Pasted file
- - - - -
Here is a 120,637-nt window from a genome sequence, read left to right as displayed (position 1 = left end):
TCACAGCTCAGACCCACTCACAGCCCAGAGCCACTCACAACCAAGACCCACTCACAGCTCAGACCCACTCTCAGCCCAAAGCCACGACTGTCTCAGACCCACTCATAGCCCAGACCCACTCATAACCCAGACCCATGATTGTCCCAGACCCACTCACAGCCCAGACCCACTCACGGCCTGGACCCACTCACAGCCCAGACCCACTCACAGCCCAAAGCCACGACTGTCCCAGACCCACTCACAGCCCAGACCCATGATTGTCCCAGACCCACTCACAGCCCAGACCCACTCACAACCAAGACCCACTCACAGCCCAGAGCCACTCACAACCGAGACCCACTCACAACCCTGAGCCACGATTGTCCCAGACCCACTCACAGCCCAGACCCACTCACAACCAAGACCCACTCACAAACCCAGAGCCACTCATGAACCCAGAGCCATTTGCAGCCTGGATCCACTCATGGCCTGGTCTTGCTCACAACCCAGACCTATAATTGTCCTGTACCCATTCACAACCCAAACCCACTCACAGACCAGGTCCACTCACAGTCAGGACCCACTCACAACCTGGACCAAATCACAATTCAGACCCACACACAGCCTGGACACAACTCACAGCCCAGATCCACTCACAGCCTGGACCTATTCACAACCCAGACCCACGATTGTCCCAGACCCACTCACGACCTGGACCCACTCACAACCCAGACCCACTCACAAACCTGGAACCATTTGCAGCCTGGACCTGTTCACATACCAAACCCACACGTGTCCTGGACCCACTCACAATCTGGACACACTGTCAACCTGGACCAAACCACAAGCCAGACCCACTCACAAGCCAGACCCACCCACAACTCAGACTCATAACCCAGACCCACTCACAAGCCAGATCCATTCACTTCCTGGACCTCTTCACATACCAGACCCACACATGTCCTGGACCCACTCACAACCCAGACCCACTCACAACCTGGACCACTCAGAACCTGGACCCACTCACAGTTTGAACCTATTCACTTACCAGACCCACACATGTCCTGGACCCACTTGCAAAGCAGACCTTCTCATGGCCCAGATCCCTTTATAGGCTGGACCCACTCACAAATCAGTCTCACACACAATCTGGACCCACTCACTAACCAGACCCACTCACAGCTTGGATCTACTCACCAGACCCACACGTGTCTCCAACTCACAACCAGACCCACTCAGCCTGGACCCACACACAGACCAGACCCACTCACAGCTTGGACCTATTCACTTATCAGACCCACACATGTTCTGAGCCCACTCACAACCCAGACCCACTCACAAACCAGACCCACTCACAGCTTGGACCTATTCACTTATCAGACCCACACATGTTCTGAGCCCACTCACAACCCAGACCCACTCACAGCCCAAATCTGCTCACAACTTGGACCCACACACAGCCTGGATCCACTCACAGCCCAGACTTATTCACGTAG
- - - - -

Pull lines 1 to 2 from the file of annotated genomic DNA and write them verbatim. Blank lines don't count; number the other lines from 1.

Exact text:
Here is a 120,637-nt window from a genome sequence, read left to right as displayed (position 1 = left end):
TCACAGCTCAGACCCACTCACAGCCCAGAGCCACTCACAACCAAGACCCACTCACAGCTCAGACCCACTCTCAGCCCAAAGCCACGACTGTCTCAGACCCACTCATAGCCCAGACCCACTCATAACCCAGACCCATGATTGTCCCAGACCCACTCACAGCCCAGACCCACTCACGGCCTGGACCCACTCACAGCCCAGACCCACTCACAGCCCAAAGCCACGACTGTCCCAGACCCACTCACAGCCCAGACCCATGATTGTCCCAGACCCACTCACAGCCCAGACCCACTCACAACCAAGACCCACTCACAGCCCAGAGCCACTCACAACCGAGACCCACTCACAACCCTGAGCCACGATTGTCCCAGACCCACTCACAGCCCAGACCCACTCACAACCAAGACCCACTCACAAACCCAGAGCCACTCATGAACCCAGAGCCATTTGCAGCCTGGATCCACTCATGGCCTGGTCTTGCTCACAACCCAGACCTATAATTGTCCTGTACCCATTCACAACCCAAACCCACTCACAGACCAGGTCCACTCACAGTCAGGACCCACTCACAACCTGGACCAAATCACAATTCAGACCCACACACAGCCTGGACACAACTCACAGCCCAGATCCACTCACAGCCTGGACCTATTCACAACCCAGACCCACGATTGTCCCAGACCCACTCACGACCTGGACCCACTCACAACCCAGACCCACTCACAAACCTGGAACCATTTGCAGCCTGGACCTGTTCACATACCAAACCCACACGTGTCCTGGACCCACTCACAATCTGGACACACTGTCAACCTGGACCAAACCACAAGCCAGACCCACTCACAAGCCAGACCCACCCACAACTCAGACTCATAACCCAGACCCACTCACAAGCCAGATCCATTCACTTCCTGGACCTCTTCACATACCAGACCCACACATGTCCTGGACCCACTCACAACCCAGACCCACTCACAACCTGGACCACTCAGAACCTGGACCCACTCACAGTTTGAACCTATTCACTTACCAGACCCACACATGTCCTGGACCCACTTGCAAAGCAGACCTTCTCATGGCCCAGATCCCTTTATAGGCTGGACCCACTCACAAATCAGTCTCACACACAATCTGGACCCACTCACTAACCAGACCCACTCACAGCTTGGATCTACTCACCAGACCCACACGTGTCTCCAACTCACAACCAGACCCACTCAGCCTGGACCCACACACAGACCAGACCCACTCACAGCTTGGACCTATTCACTTATCAGACCCACACATGTTCTGAGCCCACTCACAACCCAGACCCACTCACAAACCAGACCCACTCACAGCTTGGACCTATTCACTTATCAGACCCACACATGTTCTGAGCCCACTCACAACCCAGACCCACTCACAGCCCAAATCTGCTCACAACTTGGACCCACACACAGCCTGGATCCACTCACAGCCCAGACTTATTCACGTAG